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Building the Bridge Between Generations in the Newspaper Industry: The Legacy of Virakesari


Today on BusinessLoungeLK's journey to bring you the voices of Sri Lankan business professionals and their key insights into Sri Lanka's competitive business environment, we are honoured to have on Mr. M. Senthilnathan the COO (Chief Operating Officer) of Express Newspapers.


1.) Virakesari is a newspaper agency which has a rich history spanning all the way back to the 1930’s. How did Virakesari first start and how has it developed into the agency it is today?

In 1927 Mahatma Gandhi came to Sri Lanka for a visit and he had many meetings all over the country to promote independence. One of the traders who came from India called PPR. Subramaniam Chettiar (who had come to Sri Lanka in 1925) went to one of Mahatma Gandhi’s meetings which was held in Galle Face in 1927. Mahatma Gandhi himself was a writer and a journalist and he owned his own newspaper and magazine agencies in India where he promoted democracy. Mr. Subramaniam was inspired by the speech that Mahatma Gandhi gave in Galle Face and so he asked his friend who attended the meeting with him, “Why don’t we start our own newspaper agency in Sri Lanka promoting independence?”.


So, they decided to create their own newspaper agency inspired by Mahatma Gandhi’s speech. Since they were from India, they decided to focus the newspaper on the Indian community in Sri Lanka. That is how Virakesari first started, and so this agency can trace its roots back to Mahatma Gandhi himself.


The very first print was only eight pages long and it was first distributed upcountry as well as in Colombo. However, in 1956, after Sri Lanka got its independence in 1948, the government brought some new legislations into effect, and one of those legislations was that media companies could not be owned by non-Sri Lankan citizens in Sri Lanka. Since Mr. Subramaniam had an Indian passport, he had to choose whether he was going to convert it into a Sri Lankan citizenship or if he was going to leave the business and go back to India. Ultimately, he decided to go back to India to be with his family, so he transferred the business to a local businessman called Mr. R.A.Nadesan who was a printer himself.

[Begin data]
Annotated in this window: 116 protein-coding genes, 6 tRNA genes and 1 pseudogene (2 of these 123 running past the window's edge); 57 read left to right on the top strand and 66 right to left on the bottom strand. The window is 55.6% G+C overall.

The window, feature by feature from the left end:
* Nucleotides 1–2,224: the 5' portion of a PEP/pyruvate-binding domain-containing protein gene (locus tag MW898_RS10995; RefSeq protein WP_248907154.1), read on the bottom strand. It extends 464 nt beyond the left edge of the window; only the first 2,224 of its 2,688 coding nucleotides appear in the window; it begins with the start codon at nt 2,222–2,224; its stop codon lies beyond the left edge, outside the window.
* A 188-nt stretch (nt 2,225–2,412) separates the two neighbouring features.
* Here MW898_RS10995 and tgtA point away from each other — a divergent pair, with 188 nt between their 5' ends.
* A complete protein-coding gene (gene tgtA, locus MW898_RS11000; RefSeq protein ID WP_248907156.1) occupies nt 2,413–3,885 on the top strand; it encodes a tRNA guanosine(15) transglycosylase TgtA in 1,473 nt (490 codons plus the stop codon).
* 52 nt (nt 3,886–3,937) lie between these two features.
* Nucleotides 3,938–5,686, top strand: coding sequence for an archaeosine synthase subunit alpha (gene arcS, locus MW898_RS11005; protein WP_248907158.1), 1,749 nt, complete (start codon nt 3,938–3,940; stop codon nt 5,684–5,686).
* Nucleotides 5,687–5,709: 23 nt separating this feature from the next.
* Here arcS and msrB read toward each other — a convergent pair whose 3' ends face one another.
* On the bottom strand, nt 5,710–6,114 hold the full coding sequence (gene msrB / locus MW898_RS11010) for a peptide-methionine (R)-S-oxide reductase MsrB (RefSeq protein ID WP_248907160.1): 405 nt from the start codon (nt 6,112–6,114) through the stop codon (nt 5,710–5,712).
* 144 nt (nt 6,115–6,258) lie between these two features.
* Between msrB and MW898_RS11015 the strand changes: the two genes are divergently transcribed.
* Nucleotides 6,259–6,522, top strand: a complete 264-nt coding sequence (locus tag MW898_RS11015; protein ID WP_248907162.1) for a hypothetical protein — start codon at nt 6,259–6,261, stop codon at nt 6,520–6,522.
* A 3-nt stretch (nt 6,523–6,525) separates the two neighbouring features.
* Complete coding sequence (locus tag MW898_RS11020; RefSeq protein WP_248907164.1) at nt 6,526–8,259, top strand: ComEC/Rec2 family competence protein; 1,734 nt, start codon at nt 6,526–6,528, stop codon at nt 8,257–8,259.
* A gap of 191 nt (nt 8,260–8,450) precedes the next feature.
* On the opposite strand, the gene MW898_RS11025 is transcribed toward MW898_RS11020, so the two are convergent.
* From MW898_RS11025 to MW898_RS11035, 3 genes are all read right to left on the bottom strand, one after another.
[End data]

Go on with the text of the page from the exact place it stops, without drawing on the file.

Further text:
In 1972, Mr. R.A.Nadesan decided that it was in the best interest of the company to have more leaders onboard to expand the business. So, he gathered a group of businessmen and created a company called Express Newspapers Ceylon Limited (which Virakesari was under) and he introduced a powerful board of directors who were prominent businessmen within the Indian community to advise and steer the company forward to grow sustainably.


Express Newspapers has been striving ever since then and this is how Virakesari developed into the agency it is today.




The Effects of the Pandemic on the Newspaper Industry


2.) How did the coronavirus take a toll on traditional newspaper agencies in Sri Lanka and how did you overcome the challenges it posed to the circulation of traditional newspapers?

After 2001, we started to make some drastic changes to the direction that the newspaper was taking. Virakesari had become the national newspaper of choice for the Tamil speaking community in Sri Lanka and for a long time we had been focused on maintaining that standard. However, after 1997 we branched out and started an English language newspaper and later a Sinhala language newspaper as well, and for our English newspaper we were even able to partner up with prominent foreign newspaper agencies like The New York Times. Additionally, we also focused on building different platforms which specifically targeted a wide number of demographics to further increase their engagement with our content. For example, we started a newspaper line which was geared more towards the younger generation by including content that they were more likely to engage with. So, we started 16 different publications to target different demographics, and these were some of the initiatives that we focused on.


However, in March when the pandemic hit Sri Lanka, it had a drastic impact on the whole industry. In the first week or so we had no idea what to expect as the pandemic slowly engulfed the nation, but it soon dawned on us that it wasn’t the writing or publishing aspect of the business which was going to be disturbed, it was the distribution part. Firstly, we found it difficult to transport the papers to the relevant distribution points, but what was even more severe was the fact that there were no one to buy the newspapers because of lockdowns.


So, we had to take some crucial decisions. What we understood was that the first question people will be asking is “what is happening?” as the pandemic rages on in the country, and thus we understood that people will still need a source of information to stay updated. So, we decided to push our newspapers online and let people read free of charge. This was an important decision because it helped us keep the business running even though it imposed a cost on us as it maintained our brand image as well.


Slowly as the peak of the pandemic started to reduce, we decided to restart printing and sell our newspapers once again, but even as we were passing the worst of the pandemic, we decided to still offer our newspaper for free for a little while longer. We decided to do this because we understood how drastically people and their income levels had been affected, and as we are a big corporation were able to incur some expenses on our end to keep our readers informed about the latest developments whilst also helping them maintain the habit of reading.